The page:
Why not? True, there's always more to discover when we trod the paths of Torah, no matter how well worn they are. So, while I may have written in previous years about parashat Tazria, parashat Metzora, and their respective haftarot, there's still plenty more in there waiting to be discovered. Nevertheless, the opportunity presented itself to examine a different piece of text this week, and that's the direction my muse seemed to take me.
It's that hafatarah we read when Rosh Hodesh falls on a Shabbat, So, as we welcome the month of Iyar, let's take a look at Isaiah chapter 66.
It starts with an image, that, while anthropomorphic, is not truly intended to describe G''d in terms of human physiognomy. "The heavens are My throne, and the earth is my footstool." So yes, here we have that anthropomorphic image of G''d sitting on a throne as does a human ruler. But then, consider the rest of verse 1: "Where is the house you could build for Me, and where might be My place of rest?" Is it just that G''d is so much larger than us that we could hardly begin to conceive of a throne or a dwelling in which G''d might be accommodated? Or is the meaning deeper, telling us that to even consider such things as a throne or a house for G''d is foolish and meaningless?
Verse 2 again starts out anthropomorphically: "With these, My own hands, did I make all these things, and they came to be..." Now truly, it is not difficult to imagine a Divine hand creating and sculpting lofty mountains and scenic canyons. Yet science tells us that natural forces brought all these wonders into being. That doesn't preclude us from envisioning a G''d who set the big bang in motion.
I think the second half of verse 2 give us a clue on how to understand the first half. "Yet this is the one to whom I look--the poor and contrite spirit who trembles at My word." OK, we have that troubling little "trembling" idea. Well, troubling for some. Doesn't trouble me to think of us trembling before G''d. It's the "awesome/terrible" thing. G''d is a little of both, perhaps, at least as we comprehend G''d.
So the first half of verse 2 tells us, in yet another way, how great G''d is, to have created all these things. Yet the second half tells us that, great as G''d is, G''d turns to humans that are not haughty and powerful, but rather to the poor and contrite.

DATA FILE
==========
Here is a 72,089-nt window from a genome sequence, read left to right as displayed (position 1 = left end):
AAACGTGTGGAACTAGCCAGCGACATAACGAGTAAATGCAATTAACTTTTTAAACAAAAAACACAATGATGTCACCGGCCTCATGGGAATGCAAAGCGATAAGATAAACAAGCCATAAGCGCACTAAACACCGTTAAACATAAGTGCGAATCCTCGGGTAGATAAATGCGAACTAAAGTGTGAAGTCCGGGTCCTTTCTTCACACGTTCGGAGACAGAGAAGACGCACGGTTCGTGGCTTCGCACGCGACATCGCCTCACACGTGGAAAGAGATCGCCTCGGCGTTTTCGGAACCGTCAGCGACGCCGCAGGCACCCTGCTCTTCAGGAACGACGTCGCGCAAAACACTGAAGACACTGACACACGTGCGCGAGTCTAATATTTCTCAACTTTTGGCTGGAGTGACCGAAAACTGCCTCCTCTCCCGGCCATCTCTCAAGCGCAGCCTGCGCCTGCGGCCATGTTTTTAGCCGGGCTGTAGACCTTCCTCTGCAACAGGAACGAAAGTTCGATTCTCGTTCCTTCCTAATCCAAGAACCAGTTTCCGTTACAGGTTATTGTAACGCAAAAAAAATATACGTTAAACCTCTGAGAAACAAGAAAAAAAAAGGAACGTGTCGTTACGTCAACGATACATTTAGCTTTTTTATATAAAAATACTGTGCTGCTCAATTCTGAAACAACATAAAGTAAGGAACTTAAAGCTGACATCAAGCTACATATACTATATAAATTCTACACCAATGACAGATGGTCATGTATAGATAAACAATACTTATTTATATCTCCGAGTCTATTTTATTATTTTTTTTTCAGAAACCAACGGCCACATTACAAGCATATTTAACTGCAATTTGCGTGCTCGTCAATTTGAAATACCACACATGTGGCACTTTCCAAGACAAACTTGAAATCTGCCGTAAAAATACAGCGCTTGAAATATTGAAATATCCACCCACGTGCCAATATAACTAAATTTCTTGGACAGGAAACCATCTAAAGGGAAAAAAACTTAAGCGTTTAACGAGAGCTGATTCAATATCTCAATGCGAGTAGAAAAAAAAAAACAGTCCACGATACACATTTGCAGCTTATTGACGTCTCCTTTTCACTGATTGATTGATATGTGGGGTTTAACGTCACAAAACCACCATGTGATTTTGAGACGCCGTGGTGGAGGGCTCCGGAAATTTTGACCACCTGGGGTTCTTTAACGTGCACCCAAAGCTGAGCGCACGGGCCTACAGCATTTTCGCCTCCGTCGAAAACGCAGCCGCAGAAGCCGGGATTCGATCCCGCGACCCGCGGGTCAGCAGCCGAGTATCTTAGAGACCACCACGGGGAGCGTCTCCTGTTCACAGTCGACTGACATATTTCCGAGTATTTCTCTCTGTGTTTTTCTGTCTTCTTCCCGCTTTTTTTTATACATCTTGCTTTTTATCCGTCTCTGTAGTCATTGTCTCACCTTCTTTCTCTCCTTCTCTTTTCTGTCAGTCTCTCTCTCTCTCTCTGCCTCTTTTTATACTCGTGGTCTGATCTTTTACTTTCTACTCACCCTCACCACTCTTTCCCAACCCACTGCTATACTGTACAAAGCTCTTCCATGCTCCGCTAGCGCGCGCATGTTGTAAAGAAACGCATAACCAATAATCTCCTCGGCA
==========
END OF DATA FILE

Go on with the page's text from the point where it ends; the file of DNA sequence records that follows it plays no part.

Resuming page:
OK, then we get verses 3-6. Some critique, and some rebuke. G''d. according to Isaiah, definitely doesn't care for those who "slaughter oxen and kill humans" and most especially those who offer the blood of pigs and worship idols. In verse 4, a pronouncement of retribution, an "I told them but they didn't listen." Verse five has this reference to those who pretend to magnify, glorify and sanctify G''d, but are really in it for their own selfish reasons. A reference to the priests, perhaps. They get their comeuppance in verse 6.
I humbly beg to differ with the majority of eminent Torah scholars who describe Verses 7-9 as stating that G''d will be a midwife to Jerusalem, and the newborn Israel will not be accompanied by any birth pangs. I take a slightly different view, that these verses are, effectively, a plea for patience on the part of humanity. To not rush things. Things will happen in their due course, G''d will provide.
Verse 10 has well-used words celebrating Jerusalem, and verses 11 & 12 instruct us to hold tight to Zion, be consoled by her, for G''d shall bring great well-being to her. And then the verse that reached out to me this week.
13. As a mother comforts her child, so will I comfort you; You shall find comfort in Jerusalem.
Close as we are to Yom Ha'atzma'ut, I cannot help but find huge comfort in these words. Oh, the chapter goes on to present a grand image of the times to come, when all the nations shall turn to Jerusalem, a time of truly universal religion and faith. These remaining verses are also well manipulated by Christian interpretation, which deftly seizes upon ideas like choosing new priests and levites, the new heavens and new earth. Verse 23 presents a wonderful future vision when ""From new moon to new moon, and sabbath to sabbath...all flesh shall come to worship Me" also making that Rosh Hodesh connection. Sadly, the final verse, 24, is somewhat less pleasant - "They shall go and see the dead bodies of those who rebelled against Me, for worm and fire [that consumed them] shall still be visible." The rabbis were nice enough to fix that by insisting that we read verse 23 again after that! Phew!
So where was I? Oh yes, comforting. Jerusalem. Yom Ha'atzma'ut. Given all the modern realities, how is it that we, as a people, are to find comfort in Jerusalem? Perhaps it's time to stop being rationalistic and pragmatic, and allow the mystery to prevail.
We might live comfortably and even somewhat secure in galut, diaspora. Are we comfortable enough yet to toss away Jerusalem, to forego faith in G''d's promise of a Zion restored, and, from that, a truly healed and repaired world, a universalistic vision of all flesh come to worship G''d. Are we haughty enough to actually believe we could bring about tikkun olam by ourselves, without G''d's help? Perhaps some I--I know that I am not. And so for me, the mystery that is Jerusalem is as crucial a piece of my faith as any other.
In the text, G''d comforts "you (plural)" that is to say, us-the people. And it is you (plural, that is to say, us, we, the Jewish people, who shall find comfort in Jerusalem together.
May you find equal or even more comfort in our Jerusalem to that which I find in her.
©2006 by Adrian A. Durlester
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